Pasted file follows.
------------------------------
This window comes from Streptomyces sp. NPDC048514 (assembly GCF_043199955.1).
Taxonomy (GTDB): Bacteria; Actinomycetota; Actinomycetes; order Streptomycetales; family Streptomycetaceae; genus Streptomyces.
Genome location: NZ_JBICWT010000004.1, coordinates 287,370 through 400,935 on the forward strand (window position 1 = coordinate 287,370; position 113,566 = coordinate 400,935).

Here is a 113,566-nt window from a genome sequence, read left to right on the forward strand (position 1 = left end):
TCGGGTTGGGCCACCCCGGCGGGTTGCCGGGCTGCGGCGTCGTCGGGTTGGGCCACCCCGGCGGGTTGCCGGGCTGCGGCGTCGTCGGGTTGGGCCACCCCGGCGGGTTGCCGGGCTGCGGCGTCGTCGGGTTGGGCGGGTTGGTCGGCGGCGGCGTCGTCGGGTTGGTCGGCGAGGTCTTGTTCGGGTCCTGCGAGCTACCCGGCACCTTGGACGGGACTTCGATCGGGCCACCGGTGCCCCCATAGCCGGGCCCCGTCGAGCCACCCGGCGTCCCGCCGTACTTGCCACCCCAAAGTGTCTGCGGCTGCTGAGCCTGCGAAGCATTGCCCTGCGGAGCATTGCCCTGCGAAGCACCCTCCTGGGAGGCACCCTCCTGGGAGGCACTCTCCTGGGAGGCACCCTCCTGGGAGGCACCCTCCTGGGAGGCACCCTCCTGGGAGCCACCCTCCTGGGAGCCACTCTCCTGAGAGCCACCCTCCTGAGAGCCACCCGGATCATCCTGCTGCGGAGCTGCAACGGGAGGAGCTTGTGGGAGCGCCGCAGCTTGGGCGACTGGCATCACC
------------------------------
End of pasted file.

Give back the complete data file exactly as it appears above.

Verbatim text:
This window comes from Streptomyces sp. NPDC048514 (assembly GCF_043199955.1).
Taxonomy (GTDB): Bacteria; Actinomycetota; Actinomycetes; order Streptomycetales; family Streptomycetaceae; genus Streptomyces.
Genome location: NZ_JBICWT010000004.1, coordinates 287,370 through 400,935 on the forward strand (window position 1 = coordinate 287,370; position 113,566 = coordinate 400,935).

Here is a 113,566-nt window from a genome sequence, read left to right on the forward strand (position 1 = left end):
TCGGGTTGGGCCACCCCGGCGGGTTGCCGGGCTGCGGCGTCGTCGGGTTGGGCCACCCCGGCGGGTTGCCGGGCTGCGGCGTCGTCGGGTTGGGCCACCCCGGCGGGTTGCCGGGCTGCGGCGTCGTCGGGTTGGGCGGGTTGGTCGGCGGCGGCGTCGTCGGGTTGGTCGGCGAGGTCTTGTTCGGGTCCTGCGAGCTACCCGGCACCTTGGACGGGACTTCGATCGGGCCACCGGTGCCCCCATAGCCGGGCCCCGTCGAGCCACCCGGCGTCCCGCCGTACTTGCCACCCCAAAGTGTCTGCGGCTGCTGAGCCTGCGAAGCATTGCCCTGCGGAGCATTGCCCTGCGAAGCACCCTCCTGGGAGGCACCCTCCTGGGAGGCACTCTCCTGGGAGGCACCCTCCTGGGAGGCACCCTCCTGGGAGGCACCCTCCTGGGAGCCACCCTCCTGGGAGCCACTCTCCTGAGAGCCACCCTCCTGAGAGCCACCCGGATCATCCTGCTGCGGAGCTGCAACGGGAGGAGCTTGTGGGAGCGCCGCAGCTTGGGCGACTGGCATCACC